Watermark Capital looks to sell indebted Holiday Inn in Chelsea
Firm purchased property for $113M in 2013 but fell behind on mortgage payments during pandemic
A national hotel investor is choosing to cut its losses at a Holiday Inn in Chelsea rather than wait for the city’s hospitality sector to recover.
Watermark Capital is exploring a sale of the 226-key hotel at 125 West 26th Street, between Sixth and Seventh avenues, Crains reported. The investment firm has owned the building since 2013, when it purchased it from Magna Hospitality for $113 million.
The hotel has managed to stay open for most of the pandemic, but has struggled to make up for lost revenue. After sporting an average occupancy rate of 92 percent in 2019, it was only 54 percent occupied as of the fall, and its cash flow had turned negative, according to Crains.
Watermark fell behind on its mortgage payments in October 2020 and the loan was transferred to a special servicer in January of last year, according to the publication. At the time, the property’s value was appraised at $78.4 million, slightly more than its $72 million loan.
So far, the firm has avoided foreclosure by negotiating with its lender. It’s not clear how much it is seeking in return for the property; the buyer would likely need to assume the balance of Watermark’s loan.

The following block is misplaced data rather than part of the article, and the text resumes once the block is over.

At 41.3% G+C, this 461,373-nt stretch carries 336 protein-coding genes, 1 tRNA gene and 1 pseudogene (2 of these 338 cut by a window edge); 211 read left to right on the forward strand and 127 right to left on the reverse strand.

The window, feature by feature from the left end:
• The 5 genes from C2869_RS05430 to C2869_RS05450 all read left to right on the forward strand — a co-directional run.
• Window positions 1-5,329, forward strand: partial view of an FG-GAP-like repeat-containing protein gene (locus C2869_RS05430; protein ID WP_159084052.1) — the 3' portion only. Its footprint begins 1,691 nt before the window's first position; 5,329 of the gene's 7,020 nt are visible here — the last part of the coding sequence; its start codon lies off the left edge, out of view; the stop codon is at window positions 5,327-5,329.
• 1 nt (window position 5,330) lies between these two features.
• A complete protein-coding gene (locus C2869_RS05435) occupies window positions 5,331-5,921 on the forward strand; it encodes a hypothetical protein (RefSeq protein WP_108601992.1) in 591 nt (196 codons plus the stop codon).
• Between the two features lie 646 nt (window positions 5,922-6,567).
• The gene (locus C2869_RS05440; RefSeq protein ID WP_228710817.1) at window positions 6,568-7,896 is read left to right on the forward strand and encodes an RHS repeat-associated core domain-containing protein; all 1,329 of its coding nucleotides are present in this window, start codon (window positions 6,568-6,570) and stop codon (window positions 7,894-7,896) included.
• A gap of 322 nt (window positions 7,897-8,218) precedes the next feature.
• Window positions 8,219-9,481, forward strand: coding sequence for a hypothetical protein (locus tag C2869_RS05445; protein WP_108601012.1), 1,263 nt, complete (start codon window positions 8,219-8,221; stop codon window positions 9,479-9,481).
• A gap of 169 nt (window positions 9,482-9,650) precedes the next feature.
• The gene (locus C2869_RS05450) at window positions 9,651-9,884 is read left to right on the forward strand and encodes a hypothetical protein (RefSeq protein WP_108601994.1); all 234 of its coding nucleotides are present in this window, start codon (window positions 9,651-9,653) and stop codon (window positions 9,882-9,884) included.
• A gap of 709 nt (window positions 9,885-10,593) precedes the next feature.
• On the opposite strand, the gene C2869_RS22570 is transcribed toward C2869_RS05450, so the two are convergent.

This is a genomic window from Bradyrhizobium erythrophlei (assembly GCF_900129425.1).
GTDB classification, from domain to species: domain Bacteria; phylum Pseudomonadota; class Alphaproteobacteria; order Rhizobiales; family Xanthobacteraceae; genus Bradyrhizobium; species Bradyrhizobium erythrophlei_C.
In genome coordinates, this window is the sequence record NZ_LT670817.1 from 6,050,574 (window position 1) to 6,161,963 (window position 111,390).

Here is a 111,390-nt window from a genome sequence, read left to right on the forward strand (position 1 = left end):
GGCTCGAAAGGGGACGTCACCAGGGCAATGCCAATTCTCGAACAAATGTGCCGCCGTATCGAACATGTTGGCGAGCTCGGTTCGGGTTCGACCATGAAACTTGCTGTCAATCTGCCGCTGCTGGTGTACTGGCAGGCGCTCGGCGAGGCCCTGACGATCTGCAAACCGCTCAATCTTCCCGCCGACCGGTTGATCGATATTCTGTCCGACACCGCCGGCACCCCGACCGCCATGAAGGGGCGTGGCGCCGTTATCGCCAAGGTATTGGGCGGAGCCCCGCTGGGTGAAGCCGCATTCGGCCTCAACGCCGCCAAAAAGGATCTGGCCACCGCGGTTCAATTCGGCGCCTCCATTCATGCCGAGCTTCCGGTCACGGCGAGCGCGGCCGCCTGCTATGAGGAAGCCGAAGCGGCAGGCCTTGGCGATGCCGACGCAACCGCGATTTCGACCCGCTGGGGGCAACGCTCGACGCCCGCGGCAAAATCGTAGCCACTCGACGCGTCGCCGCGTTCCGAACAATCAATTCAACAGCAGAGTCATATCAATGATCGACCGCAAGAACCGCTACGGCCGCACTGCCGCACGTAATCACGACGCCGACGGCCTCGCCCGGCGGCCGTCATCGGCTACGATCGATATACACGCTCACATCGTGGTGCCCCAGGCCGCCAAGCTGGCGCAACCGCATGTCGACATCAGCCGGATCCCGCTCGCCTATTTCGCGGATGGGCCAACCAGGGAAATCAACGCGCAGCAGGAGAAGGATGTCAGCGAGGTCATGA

Despite uncertainty over the future of the city’s hospitality sector, there appears to be a market for its struggling hotels.
Last month, John Young’s Emmut Properties bought the shuttered Excelsior Hotel on the Upper West Side for $80 million. Emmut has not revealed its plans for the property, but the firm specializes in converting buildings into rental complexes.
That same month, Apple Core Holdings sold the shuttered Hotel at New York City in Murray Hill for an undisclosed price to Prem Jyotish. The building is set to be converted into transitional housing for the homeless in partnership with the Bowery Residents’ Committee.
Under a law passed by the City Council in September, hotels that closed entirely or laid off 75 percent of their staff during the pandemic must either reopen or provide severance pay to their out-of-work employees for up to 30 weeks.
The Hakimian Organization recently filed plans to change a 113,000-square-foot Midtown project from hotel to mainly residential, calling for 136 residential units.
Gary Barnett is one developer bucking the trend. His Extell Development ditched plans for a 10-story office building at 750 Eighth Avenue and has instead received permits to construct a 51-story hotel on the Midtown site.
[Crain’s] — Holden Walter-Warner